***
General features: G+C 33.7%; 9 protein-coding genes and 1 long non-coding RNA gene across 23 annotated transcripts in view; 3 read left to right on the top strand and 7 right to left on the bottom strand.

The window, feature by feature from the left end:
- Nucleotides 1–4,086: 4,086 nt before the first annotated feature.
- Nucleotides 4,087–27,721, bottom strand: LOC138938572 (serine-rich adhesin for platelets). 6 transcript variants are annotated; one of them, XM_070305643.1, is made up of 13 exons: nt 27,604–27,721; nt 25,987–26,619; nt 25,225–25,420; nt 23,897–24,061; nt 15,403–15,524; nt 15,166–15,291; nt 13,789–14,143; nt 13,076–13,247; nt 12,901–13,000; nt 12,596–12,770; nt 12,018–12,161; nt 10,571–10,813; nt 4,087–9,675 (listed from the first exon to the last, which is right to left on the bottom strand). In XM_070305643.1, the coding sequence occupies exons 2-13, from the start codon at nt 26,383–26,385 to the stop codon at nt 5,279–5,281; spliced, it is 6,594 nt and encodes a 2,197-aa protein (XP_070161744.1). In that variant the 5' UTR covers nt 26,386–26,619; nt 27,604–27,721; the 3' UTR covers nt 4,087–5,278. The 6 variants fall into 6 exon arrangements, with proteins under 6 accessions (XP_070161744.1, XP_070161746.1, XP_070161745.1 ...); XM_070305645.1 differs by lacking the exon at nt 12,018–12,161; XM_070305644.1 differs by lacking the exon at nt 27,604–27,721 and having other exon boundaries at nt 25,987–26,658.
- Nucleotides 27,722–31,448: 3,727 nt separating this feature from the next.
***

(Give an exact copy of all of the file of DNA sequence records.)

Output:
General features: G+C 33.7%; 9 protein-coding genes and 1 long non-coding RNA gene across 23 annotated transcripts in view; 3 read left to right on the top strand and 7 right to left on the bottom strand.

The window, feature by feature from the left end:
- Nucleotides 1–4,086: 4,086 nt before the first annotated feature.
- Nucleotides 4,087–27,721, bottom strand: LOC138938572 (serine-rich adhesin for platelets). 6 transcript variants are annotated; one of them, XM_070305643.1, is made up of 13 exons: nt 27,604–27,721; nt 25,987–26,619; nt 25,225–25,420; nt 23,897–24,061; nt 15,403–15,524; nt 15,166–15,291; nt 13,789–14,143; nt 13,076–13,247; nt 12,901–13,000; nt 12,596–12,770; nt 12,018–12,161; nt 10,571–10,813; nt 4,087–9,675 (listed from the first exon to the last, which is right to left on the bottom strand). In XM_070305643.1, the coding sequence occupies exons 2-13, from the start codon at nt 26,383–26,385 to the stop codon at nt 5,279–5,281; spliced, it is 6,594 nt and encodes a 2,197-aa protein (XP_070161744.1). In that variant the 5' UTR covers nt 26,386–26,619; nt 27,604–27,721; the 3' UTR covers nt 4,087–5,278. The 6 variants fall into 6 exon arrangements, with proteins under 6 accessions (XP_070161744.1, XP_070161746.1, XP_070161745.1 ...); XM_070305645.1 differs by lacking the exon at nt 12,018–12,161; XM_070305644.1 differs by lacking the exon at nt 27,604–27,721 and having other exon boundaries at nt 25,987–26,658.
- Nucleotides 27,722–31,448: 3,727 nt separating this feature from the next.